E) and then gained altitude approaching the Atlas range,
finally reaching the end point in the Tenerife high moun-
tain at 2360 m. Furthermore, given that a 24 h sampling
schedule was applied, the possibility of ascending air
masses transporting coastal material up to the summit at
Izaña station can not be disregarded [26].
3.2. SEM Survey of Dust Particulate Matter
In our SEM samples, most abiotic and biological or
biogenic particles are within the respirable size range.
Aerosols presenting a wide size range (including PM2.5
and PM10) were quartz and clay grains, gypsum rods and
halite. Crustal aerosols appeared clustered, which increa-
sed average lateral dimension of particles. The main bio-
-80 -60-40 -20 020
-80 -60 -40 -20020
Altitude (Km)
Figure 2. Values of the TOMS AI (Total Ozone Mapping Spec-
trometer Aerosol Index) for a back trajectory of 24 / 03 / 2004
(black line, below graphic) of African mineral dust estimated
for Izaña (Tenerife, Canary Islands). The TOMS aerosol index
is a relative measure of the amount of aerosol particles absorb-
ing radiation in the atmosphere. The vertical altitude- longitude
cross section of the trajectory is shown in the upper panel
(maximum at ca. 2400 m a.s.l.). The white arrow points the
geographic evolution of the air mass from left to right. The
colour scale is adimensional and depicts the TOMS AI.
aerosols found here (diatoms) belong to the PM10 frac-
tion, although a large amount of fragmented thecae were
within the PM2.5 class; pollen grains and one fungal co-
nidium were within PM10.
3.3. Aerosols of Biotic Origin
We made only an overview of major aerosol types
transported with dust to the Canaries, and we did not
quantify the concentration of airborne species. The most
abundant biological remains identified in our SEM sam-
ples for African dust episodes were diatom siliceous tests
(Figure 3). Two species of the genus Aulacoseira Th-
waites (1848) (formerly Melosira), were identified: A.
granulata (Ehrenb.) Simonsen 1979 and A. islandica (O.
Müller) Simonsen (Bacillariophyta). Apart from diatom
remains, other biogenic material was difficult to observe
in SEM preparations, where the mineral fraction domi-
nated. We identified only one fungal taxon, most proba-
bly Alternaria sp., as determined from a clavate conidium,
showing the loculi under an irregular surface (Figure 3
Pollen grains were found by SEM but species could
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Figure 3. SEM photographs of TSP and PM2.5, biogenic particulate matter or bioaerosols identified in dust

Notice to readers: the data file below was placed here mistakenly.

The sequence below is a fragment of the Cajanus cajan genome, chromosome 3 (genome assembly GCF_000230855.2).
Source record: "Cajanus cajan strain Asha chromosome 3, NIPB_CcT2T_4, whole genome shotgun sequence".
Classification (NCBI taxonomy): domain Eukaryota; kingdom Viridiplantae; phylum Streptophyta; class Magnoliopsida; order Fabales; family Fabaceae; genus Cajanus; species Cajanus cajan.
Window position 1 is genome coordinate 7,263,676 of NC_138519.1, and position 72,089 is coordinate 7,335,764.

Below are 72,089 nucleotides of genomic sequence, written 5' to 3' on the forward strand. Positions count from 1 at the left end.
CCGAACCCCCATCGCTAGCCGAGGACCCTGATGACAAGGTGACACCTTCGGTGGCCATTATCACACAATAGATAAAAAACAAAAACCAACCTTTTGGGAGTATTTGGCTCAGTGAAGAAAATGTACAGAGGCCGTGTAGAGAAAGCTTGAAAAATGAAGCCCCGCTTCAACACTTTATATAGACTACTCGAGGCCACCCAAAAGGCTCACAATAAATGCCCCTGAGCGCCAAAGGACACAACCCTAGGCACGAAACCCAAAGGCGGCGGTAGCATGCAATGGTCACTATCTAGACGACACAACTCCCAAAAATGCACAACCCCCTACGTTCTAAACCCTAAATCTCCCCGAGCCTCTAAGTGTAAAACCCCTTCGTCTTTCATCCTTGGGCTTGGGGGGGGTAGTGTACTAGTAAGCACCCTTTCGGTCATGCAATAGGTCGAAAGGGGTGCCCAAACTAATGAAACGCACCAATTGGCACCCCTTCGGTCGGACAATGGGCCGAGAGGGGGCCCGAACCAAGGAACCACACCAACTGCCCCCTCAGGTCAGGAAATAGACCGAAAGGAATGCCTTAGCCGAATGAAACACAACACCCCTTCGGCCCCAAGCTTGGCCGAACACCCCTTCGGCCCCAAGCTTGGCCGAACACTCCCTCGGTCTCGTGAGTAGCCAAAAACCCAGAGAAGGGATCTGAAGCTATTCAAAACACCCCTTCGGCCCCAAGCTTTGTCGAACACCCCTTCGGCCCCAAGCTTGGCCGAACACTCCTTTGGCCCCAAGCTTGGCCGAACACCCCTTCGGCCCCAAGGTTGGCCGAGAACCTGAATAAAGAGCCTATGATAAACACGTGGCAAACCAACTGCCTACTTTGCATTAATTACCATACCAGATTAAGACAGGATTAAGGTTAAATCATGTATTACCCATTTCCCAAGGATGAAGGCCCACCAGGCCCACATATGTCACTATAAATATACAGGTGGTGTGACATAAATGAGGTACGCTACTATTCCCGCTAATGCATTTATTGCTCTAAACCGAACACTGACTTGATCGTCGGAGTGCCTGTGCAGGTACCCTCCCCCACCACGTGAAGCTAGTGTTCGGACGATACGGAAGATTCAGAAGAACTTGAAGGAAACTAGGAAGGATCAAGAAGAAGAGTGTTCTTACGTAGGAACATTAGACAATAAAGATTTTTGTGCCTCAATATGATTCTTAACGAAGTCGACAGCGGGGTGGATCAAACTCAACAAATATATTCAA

filters from Tenerife (Canary Islands) during African dust intrusions. All samples from Las Cañadas (high
mountain site), excepting F (Santa Cruz, coastal city). (A): Typically club-shaped Conidium of ascomycotan
fungi (Alternaria sp., a cause of allergic fungal sinusitis). (B)-(D): Siliceous tests of freshwater diatoms ((B)
and (C): Aulacoseira granulata; (D): A. islandica), heavily eroded and worn due to the transport process.
(E): Conglomerate of diatom test remains (presumably Aulacoseira spp.) with platy clay particles. (F): un-
determined pollen grain, cross-section, containing mineral particles (Santa Cruz). (G): pollen grain, undeter-
mined species. (H): fragmentary spicule-like particle (inset: magnification), origin (either abiotic or bio-
logical) and composition uncertain.
J. D. Delgado et al. / Natural Science 2 (2010) 1119-1129
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not be assigned (Figure 3(G)). Pollen was very rare in
filters, which operated during the early spring season
when flowering period was not at its peak in the Tenerife
high mountain. We failed to identify bacterial cells in
filter preparations examined with SEM.
3.4. Aerosols of Abiotic Origin
Filters from the control day (“clean troposphere”) show-
ed a very different aspect when compared with filters
from dust events (Figures 4(A),4(B)), the latter being con-
cealed with a dense mineral-biomineral matrix (Figure
4(C)). The abiotic particulate aerosols identified indivi-
dually included clay grades and quartz microcristals (iso-
lated or aggregated) of crustal origin (from AfD cluster),
and gypsum rods (CaSO4). Halite, cubic and cube-octa-
hedra crystals of sea salt (NaCl) were obtained from the
OMT cluster correspondent to clear atmospheric condi-
tions and incidence of marine aerosol reaching the high
mountain area (compare with [26]).